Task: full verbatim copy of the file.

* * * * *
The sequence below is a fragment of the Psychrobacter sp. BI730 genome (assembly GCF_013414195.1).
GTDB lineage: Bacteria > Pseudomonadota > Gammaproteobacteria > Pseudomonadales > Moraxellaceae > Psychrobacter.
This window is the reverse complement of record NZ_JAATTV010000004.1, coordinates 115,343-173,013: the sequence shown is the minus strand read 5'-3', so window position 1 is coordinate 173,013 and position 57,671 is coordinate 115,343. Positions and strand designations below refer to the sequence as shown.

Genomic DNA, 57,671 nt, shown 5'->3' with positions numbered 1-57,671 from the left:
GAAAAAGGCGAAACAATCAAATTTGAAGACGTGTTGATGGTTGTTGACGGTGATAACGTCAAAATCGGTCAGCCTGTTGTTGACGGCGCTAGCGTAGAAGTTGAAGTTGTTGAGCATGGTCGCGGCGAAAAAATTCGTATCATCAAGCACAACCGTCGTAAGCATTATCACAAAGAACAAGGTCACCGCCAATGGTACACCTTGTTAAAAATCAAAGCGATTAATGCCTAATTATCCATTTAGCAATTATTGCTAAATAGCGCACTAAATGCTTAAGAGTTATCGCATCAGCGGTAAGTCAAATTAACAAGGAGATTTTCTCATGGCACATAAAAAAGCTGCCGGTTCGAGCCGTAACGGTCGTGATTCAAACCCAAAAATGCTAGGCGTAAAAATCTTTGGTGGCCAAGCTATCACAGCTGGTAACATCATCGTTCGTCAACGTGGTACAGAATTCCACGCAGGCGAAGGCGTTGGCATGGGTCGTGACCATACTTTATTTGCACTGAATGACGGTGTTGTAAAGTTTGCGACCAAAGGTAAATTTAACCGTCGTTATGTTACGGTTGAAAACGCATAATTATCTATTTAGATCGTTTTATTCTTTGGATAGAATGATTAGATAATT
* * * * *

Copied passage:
The sequence below is a fragment of the Psychrobacter sp. BI730 genome (assembly GCF_013414195.1).
GTDB lineage: Bacteria > Pseudomonadota > Gammaproteobacteria > Pseudomonadales > Moraxellaceae > Psychrobacter.
This window is the reverse complement of record NZ_JAATTV010000004.1, coordinates 115,343-173,013: the sequence shown is the minus strand read 5'-3', so window position 1 is coordinate 173,013 and position 57,671 is coordinate 115,343. Positions and strand designations below refer to the sequence as shown.

Genomic DNA, 57,671 nt, shown 5'->3' with positions numbered 1-57,671 from the left:
GAAAAAGGCGAAACAATCAAATTTGAAGACGTGTTGATGGTTGTTGACGGTGATAACGTCAAAATCGGTCAGCCTGTTGTTGACGGCGCTAGCGTAGAAGTTGAAGTTGTTGAGCATGGTCGCGGCGAAAAAATTCGTATCATCAAGCACAACCGTCGTAAGCATTATCACAAAGAACAAGGTCACCGCCAATGGTACACCTTGTTAAAAATCAAAGCGATTAATGCCTAATTATCCATTTAGCAATTATTGCTAAATAGCGCACTAAATGCTTAAGAGTTATCGCATCAGCGGTAAGTCAAATTAACAAGGAGATTTTCTCATGGCACATAAAAAAGCTGCCGGTTCGAGCCGTAACGGTCGTGATTCAAACCCAAAAATGCTAGGCGTAAAAATCTTTGGTGGCCAAGCTATCACAGCTGGTAACATCATCGTTCGTCAACGTGGTACAGAATTCCACGCAGGCGAAGGCGTTGGCATGGGTCGTGACCATACTTTATTTGCACTGAATGACGGTGTTGTAAAGTTTGCGACCAAAGGTAAATTTAACCGTCGTTATGTTACGGTTGAAAACGCATAATTATCTATTTAGATCGTTTTATTCTTTGGATAGAATGATTAGATAATT